Most follicular adenomas included in the study were accurately distinguished from malignant tumors by at least two of the four markers i.e., miR-221 and 222. However, one case of follicular adenoma showed high expression (>3 fold) among all the four markers tested. Histopathological slides for the case were reviewed again by two pathologists not involved in the study, and there was concurrence that morphologically there were no features suggestive of malignancy. However, the patient was not available for further follow-up. Though this up-regulation of all the four markers in an otherwise phenotypically benign sample is difficult to explain, it may be prudent to have a more vigilant clinical follow-up of such cases.

The only ATC reported from our center for the period 2008-2009 and was included for analysis in this study. This sample showed a nine-fold increase in miR-187. Though this is a significant increase, a larger number of samples of ATC will have to be evaluated against this marker to deduce its precise diagnostic utility. Very few ATCs have been analyzed as part of other studies where miRNA have been investigated as diagnostic markers. [4],[14],[15] Nikiforova et al. reported up-regulation of miR-187 among the ATCs tested and also included it among the panel of miRNA markers to distinguish benign and malignant thyroid tumors. But Visone et al,[23] have extensively characterized miRNA profile among ATCs and have suggested yet another set of miRNA markers with a >3 fold down-regulation. While the inclusion of such select markers may lead to accurate detection, it may not be practical to include additional miRNA targets for routine screening of ATCs, especially since the number of ATCs reported tend to be small in most centers.

Finally, the most important objective of this study was to establish if a combination of markers analyzed in this study could provide adequate discrimination between the malignant tumor and the benign groups. Multiple logistic regression was performed and the risk score was calculated. It was interesting to note that a combination of miR-221 and 222 was able to provide the same level of accuracy (91%) as when coupled with either miR-187 or miR-224 or if all four markers were to be used. This then raises questions on the utility of miR-187 and or miR-224 in a diagnostic panel. While miR-187 may be useful in identifying cases of PTC (sometimes even with a five-fold increase) and may also prove useful with cases of ATC, its utility was especially limited in terms of discriminating FVPTCs and PDC. Similarly, miR-224 was useful only in identifying PTCs. Therefore, these markers may be of limited utility in diagnostic settings and may need to be replaced with other markers that may aid the testing system in achieving higher levels of accuracy.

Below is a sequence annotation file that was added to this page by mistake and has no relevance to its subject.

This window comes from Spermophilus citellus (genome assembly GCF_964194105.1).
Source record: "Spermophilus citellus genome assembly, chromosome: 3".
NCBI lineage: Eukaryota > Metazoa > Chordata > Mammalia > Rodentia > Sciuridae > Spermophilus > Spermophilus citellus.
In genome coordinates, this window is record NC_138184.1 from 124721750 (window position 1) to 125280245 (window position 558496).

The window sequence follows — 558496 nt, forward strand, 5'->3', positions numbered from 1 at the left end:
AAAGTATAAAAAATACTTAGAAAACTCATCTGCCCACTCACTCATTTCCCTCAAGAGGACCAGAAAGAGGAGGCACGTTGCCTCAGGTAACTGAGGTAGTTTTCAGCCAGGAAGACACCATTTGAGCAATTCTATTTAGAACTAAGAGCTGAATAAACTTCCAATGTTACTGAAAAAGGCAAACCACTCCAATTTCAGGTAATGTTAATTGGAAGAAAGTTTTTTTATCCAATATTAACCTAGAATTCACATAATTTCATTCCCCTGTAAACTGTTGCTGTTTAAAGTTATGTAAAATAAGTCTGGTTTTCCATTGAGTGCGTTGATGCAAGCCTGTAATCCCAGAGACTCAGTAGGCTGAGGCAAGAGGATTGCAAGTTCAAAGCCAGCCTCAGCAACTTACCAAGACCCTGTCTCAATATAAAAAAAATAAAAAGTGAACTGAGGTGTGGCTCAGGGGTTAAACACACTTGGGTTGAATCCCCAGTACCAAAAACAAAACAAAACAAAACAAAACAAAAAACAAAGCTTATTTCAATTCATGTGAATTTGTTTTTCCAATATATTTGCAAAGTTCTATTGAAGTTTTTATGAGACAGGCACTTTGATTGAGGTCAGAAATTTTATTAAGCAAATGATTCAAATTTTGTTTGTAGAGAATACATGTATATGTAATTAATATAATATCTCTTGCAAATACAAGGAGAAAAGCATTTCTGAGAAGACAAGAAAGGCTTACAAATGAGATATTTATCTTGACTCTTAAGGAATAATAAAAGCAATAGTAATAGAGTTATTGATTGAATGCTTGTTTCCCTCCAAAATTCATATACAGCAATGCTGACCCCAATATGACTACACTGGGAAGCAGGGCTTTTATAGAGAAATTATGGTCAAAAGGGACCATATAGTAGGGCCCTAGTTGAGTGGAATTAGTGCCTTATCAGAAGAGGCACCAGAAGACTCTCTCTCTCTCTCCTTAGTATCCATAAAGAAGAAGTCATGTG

This pilot study has some limitations especially in terms of assessing a relatively small number of samples pertaining to each subtype of thyroid tumor and also because these numbers may not be adequate to arrive at conclusions that could lead to change in practice. Nonetheless, these results will still be of value in developing country setting where it may not be feasible to use a large number of markers and will be especially useful for laboratories that are considering the incorporation of miRNA expression based differentiation of thyroid neoplasms among fine needle aspiration derived cytology specimens.

 
   References Top

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Correspondence Address:
Rekha Pai
Molecular Pathology Laboratory, Department of Pathology, Christian Medical College, Vellore- 632 004
India
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Source of Support: None, Conflict of Interest: None


DOI: 10.4103/0377-4929.97845